We call a grain size big with grain diameters is bigger than 1 mm. Medium in the range of 0,8 mm to 0,5 mm. Small grains have diameters of between 0,5 mm and 0,042 mm the last being the technical minimum at the moment.

Aggregate and filling material might be either petroleum or needle coke depending on the targeted quality. The three parameters to compose a recipe are thus: choice of raw material(s), grain sizes of aggregate and filling materials, ratio of aggreate, filling and binding materials.

As the name suggests, pitch is used to bind the different grains together and further increase density of the structure. It is also important for the later forming process. For the production fo graphite electrodes, this will be extrusion. Therefore, a higher content of pitch is desirable. Reason: for extrusion, bigger grain sizes are use for aggregate and filler; therefore more pitch is needed to fill up the pores.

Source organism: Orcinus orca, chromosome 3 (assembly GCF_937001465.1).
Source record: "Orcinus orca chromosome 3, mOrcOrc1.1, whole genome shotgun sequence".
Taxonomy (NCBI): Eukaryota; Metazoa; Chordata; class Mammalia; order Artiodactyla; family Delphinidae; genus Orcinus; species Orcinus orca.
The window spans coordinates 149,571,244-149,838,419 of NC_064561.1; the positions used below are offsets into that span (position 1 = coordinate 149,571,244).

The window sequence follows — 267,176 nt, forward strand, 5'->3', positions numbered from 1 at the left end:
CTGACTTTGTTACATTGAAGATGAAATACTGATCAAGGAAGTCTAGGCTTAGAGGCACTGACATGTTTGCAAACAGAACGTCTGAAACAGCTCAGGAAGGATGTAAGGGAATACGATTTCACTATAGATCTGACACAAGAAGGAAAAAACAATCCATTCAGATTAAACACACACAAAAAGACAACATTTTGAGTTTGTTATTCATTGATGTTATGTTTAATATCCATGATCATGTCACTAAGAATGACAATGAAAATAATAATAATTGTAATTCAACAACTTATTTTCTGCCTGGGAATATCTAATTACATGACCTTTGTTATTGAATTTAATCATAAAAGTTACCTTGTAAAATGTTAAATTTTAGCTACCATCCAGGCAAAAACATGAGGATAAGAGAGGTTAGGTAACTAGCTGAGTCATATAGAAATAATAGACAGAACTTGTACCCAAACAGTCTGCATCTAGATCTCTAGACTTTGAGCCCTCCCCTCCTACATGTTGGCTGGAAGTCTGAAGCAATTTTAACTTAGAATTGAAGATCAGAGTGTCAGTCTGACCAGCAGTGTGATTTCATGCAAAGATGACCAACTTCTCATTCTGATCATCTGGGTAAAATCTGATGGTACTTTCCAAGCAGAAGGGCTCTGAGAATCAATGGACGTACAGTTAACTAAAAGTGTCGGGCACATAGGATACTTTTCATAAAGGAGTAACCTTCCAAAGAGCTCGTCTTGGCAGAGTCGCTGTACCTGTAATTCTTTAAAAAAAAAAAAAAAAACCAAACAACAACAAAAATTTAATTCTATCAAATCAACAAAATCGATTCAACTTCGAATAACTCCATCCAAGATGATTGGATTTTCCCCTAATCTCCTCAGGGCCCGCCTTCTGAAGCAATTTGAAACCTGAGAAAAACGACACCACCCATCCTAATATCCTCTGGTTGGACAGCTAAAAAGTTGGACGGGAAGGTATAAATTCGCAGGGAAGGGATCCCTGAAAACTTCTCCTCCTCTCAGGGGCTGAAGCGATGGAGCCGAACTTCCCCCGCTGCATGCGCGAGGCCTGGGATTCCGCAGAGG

Since the most important aspect about the composition is the different grain sizes to generate a high density, there is almost no limitation to the recipe. One formulation using four different grain sizes (petroleum coke alone, needle coke alone, or a mixture of both) might read as follows:

-> 0,8 mm – 40 %; 0,4 mm  – 20 %; 0,2 mm – 20 %; 0,1 mm – 20 %.

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The ABC of graphite electrodes: How are graphite electrodes produced? (3a)

this is part 3 of our mini series into graphite electrodes. It covers the basics of graphite electrode manufacture. Since we want to delve deeper into each phase, it will be necessary to talk about the production in several articles. This one gives you an overview of the production stages.

Introduction into graphite electrode production

Here is a concise overview of the production stages

a) Calcination of petroleum coker & recrystallization

b) form ulation

c) kneading

d) forming

e) baking

f) (impregnation)

g) graphitization

h) machining